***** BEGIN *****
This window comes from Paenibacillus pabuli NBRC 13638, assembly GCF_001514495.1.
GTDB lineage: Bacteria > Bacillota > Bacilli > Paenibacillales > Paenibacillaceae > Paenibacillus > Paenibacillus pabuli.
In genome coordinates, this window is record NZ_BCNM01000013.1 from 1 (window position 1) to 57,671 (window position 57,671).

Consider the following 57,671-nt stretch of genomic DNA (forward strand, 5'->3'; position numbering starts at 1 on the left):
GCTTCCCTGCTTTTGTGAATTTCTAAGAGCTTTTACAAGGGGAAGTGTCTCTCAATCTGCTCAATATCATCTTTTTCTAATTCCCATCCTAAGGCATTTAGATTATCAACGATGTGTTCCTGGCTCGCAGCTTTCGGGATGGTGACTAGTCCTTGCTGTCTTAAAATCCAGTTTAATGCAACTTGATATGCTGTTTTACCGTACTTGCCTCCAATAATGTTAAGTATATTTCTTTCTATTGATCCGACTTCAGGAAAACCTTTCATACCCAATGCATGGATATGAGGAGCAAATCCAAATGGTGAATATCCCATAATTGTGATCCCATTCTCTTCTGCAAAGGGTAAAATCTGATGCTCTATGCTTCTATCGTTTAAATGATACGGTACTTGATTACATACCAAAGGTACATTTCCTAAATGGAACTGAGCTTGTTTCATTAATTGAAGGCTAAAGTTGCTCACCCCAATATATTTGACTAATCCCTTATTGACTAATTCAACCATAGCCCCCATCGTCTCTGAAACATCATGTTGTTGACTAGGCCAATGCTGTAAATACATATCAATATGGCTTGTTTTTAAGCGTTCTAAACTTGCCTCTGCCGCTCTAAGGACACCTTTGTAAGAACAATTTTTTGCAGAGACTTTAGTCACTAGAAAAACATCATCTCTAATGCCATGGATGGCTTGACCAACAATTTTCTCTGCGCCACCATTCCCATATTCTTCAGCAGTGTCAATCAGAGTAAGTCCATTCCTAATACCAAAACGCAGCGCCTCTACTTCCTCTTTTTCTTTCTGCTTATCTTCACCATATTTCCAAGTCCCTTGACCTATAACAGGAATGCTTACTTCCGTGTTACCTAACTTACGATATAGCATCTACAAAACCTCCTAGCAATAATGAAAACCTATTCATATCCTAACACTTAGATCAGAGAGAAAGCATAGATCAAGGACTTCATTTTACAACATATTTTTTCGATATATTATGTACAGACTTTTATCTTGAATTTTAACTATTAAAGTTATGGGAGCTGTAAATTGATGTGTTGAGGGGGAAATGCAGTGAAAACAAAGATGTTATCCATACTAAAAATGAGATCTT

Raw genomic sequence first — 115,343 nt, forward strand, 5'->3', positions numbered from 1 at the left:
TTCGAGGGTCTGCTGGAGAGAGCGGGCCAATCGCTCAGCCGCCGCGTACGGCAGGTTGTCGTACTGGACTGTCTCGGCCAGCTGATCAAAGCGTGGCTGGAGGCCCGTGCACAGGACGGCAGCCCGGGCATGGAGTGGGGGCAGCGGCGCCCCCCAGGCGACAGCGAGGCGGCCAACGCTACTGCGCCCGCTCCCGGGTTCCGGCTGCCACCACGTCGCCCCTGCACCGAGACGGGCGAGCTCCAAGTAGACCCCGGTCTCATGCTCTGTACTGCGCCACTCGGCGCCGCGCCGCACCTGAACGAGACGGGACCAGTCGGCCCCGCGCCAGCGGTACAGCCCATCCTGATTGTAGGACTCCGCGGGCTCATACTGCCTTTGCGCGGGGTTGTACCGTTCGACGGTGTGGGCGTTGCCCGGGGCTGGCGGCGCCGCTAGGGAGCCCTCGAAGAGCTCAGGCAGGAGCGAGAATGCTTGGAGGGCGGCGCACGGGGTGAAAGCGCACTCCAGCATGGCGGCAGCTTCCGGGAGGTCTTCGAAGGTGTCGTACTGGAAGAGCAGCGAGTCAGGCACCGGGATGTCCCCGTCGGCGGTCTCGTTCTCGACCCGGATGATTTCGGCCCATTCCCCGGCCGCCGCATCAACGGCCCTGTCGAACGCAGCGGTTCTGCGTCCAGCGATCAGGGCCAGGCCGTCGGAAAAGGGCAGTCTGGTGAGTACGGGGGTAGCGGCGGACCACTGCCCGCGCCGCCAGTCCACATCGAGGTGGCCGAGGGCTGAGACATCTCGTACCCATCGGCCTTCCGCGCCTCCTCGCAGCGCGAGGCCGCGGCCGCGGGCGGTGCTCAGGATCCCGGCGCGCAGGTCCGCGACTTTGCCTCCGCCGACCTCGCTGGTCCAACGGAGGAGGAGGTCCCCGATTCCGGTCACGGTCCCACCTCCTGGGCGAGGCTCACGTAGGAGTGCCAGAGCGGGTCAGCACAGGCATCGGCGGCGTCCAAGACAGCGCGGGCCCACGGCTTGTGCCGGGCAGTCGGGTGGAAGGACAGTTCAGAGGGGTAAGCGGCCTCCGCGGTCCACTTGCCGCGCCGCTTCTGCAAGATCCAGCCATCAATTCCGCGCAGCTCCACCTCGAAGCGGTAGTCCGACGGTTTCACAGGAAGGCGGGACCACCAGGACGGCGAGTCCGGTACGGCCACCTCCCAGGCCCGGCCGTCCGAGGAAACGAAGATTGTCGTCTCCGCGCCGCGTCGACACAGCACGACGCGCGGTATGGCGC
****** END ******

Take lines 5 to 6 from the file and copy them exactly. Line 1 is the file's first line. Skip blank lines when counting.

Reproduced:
GCTTCCCTGCTTTTGTGAATTTCTAAGAGCTTTTACAAGGGGAAGTGTCTCTCAATCTGCTCAATATCATCTTTTTCTAATTCCCATCCTAAGGCATTTAGATTATCAACGATGTGTTCCTGGCTCGCAGCTTTCGGGATGGTGACTAGTCCTTGCTGTCTTAAAATCCAGTTTAATGCAACTTGATATGCTGTTTTACCGTACTTGCCTCCAATAATGTTAAGTATATTTCTTTCTATTGATCCGACTTCAGGAAAACCTTTCATACCCAATGCATGGATATGAGGAGCAAATCCAAATGGTGAATATCCCATAATTGTGATCCCATTCTCTTCTGCAAAGGGTAAAATCTGATGCTCTATGCTTCTATCGTTTAAATGATACGGTACTTGATTACATACCAAAGGTACATTTCCTAAATGGAACTGAGCTTGTTTCATTAATTGAAGGCTAAAGTTGCTCACCCCAATATATTTGACTAATCCCTTATTGACTAATTCAACCATAGCCCCCATCGTCTCTGAAACATCATGTTGTTGACTAGGCCAATGCTGTAAATACATATCAATATGGCTTGTTTTTAAGCGTTCTAAACTTGCCTCTGCCGCTCTAAGGACACCTTTGTAAGAACAATTTTTTGCAGAGACTTTAGTCACTAGAAAAACATCATCTCTAATGCCATGGATGGCTTGACCAACAATTTTCTCTGCGCCACCATTCCCATATTCTTCAGCAGTGTCAATCAGAGTAAGTCCATTCCTAATACCAAAACGCAGCGCCTCTACTTCCTCTTTTTCTTTCTGCTTATCTTCACCATATTTCCAAGTCCCTTGACCTATAACAGGAATGCTTACTTCCGTGTTACCTAACTTACGATATAGCATCTACAAAACCTCCTAGCAATAATGAAAACCTATTCATATCCTAACACTTAGATCAGAGAGAAAGCATAGATCAAGGACTTCATTTTACAACATATTTTTTCGATATATTATGTACAGACTTTTATCTTGAATTTTAACTATTAAAGTTATGGGAGCTGTAAATTGATGTGTTGAGGGGGAAATGCAGTGAAAACAAAGATGTTATCCATACTAAAAATGAGATCTT

Raw genomic sequence first — 115,343 nt, forward strand, 5'->3', positions numbered from 1 at the left: